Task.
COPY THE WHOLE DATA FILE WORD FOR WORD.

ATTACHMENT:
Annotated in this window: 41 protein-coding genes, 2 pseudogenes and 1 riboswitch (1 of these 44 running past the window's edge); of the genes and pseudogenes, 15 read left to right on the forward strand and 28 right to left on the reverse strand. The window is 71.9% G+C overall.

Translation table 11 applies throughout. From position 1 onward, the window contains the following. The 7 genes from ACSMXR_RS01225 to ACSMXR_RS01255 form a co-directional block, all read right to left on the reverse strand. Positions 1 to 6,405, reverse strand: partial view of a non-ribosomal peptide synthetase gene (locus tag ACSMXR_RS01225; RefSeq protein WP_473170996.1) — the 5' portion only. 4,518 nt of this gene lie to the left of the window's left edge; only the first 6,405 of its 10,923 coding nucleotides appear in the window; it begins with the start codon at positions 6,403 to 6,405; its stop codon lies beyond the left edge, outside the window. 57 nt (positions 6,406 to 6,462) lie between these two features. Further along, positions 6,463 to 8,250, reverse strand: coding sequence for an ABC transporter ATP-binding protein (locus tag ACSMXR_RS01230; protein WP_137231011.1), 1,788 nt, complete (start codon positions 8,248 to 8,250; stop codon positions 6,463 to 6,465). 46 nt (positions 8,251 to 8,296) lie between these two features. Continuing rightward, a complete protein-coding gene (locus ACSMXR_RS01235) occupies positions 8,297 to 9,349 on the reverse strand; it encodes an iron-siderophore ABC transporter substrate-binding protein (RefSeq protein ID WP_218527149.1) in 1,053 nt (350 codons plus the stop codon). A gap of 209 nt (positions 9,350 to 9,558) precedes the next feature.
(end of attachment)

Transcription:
Annotated in this window: 41 protein-coding genes, 2 pseudogenes and 1 riboswitch (1 of these 44 running past the window's edge); of the genes and pseudogenes, 15 read left to right on the forward strand and 28 right to left on the reverse strand. The window is 71.9% G+C overall.

Translation table 11 applies throughout. From position 1 onward, the window contains the following. The 7 genes from ACSMXR_RS01225 to ACSMXR_RS01255 form a co-directional block, all read right to left on the reverse strand. Positions 1 to 6,405, reverse strand: partial view of a non-ribosomal peptide synthetase gene (locus tag ACSMXR_RS01225; RefSeq protein WP_473170996.1) — the 5' portion only. 4,518 nt of this gene lie to the left of the window's left edge; only the first 6,405 of its 10,923 coding nucleotides appear in the window; it begins with the start codon at positions 6,403 to 6,405; its stop codon lies beyond the left edge, outside the window. 57 nt (positions 6,406 to 6,462) lie between these two features. Further along, positions 6,463 to 8,250, reverse strand: coding sequence for an ABC transporter ATP-binding protein (locus tag ACSMXR_RS01230; protein WP_137231011.1), 1,788 nt, complete (start codon positions 8,248 to 8,250; stop codon positions 6,463 to 6,465). 46 nt (positions 8,251 to 8,296) lie between these two features. Continuing rightward, a complete protein-coding gene (locus ACSMXR_RS01235) occupies positions 8,297 to 9,349 on the reverse strand; it encodes an iron-siderophore ABC transporter substrate-binding protein (RefSeq protein ID WP_218527149.1) in 1,053 nt (350 codons plus the stop codon). A gap of 209 nt (positions 9,350 to 9,558) precedes the next feature.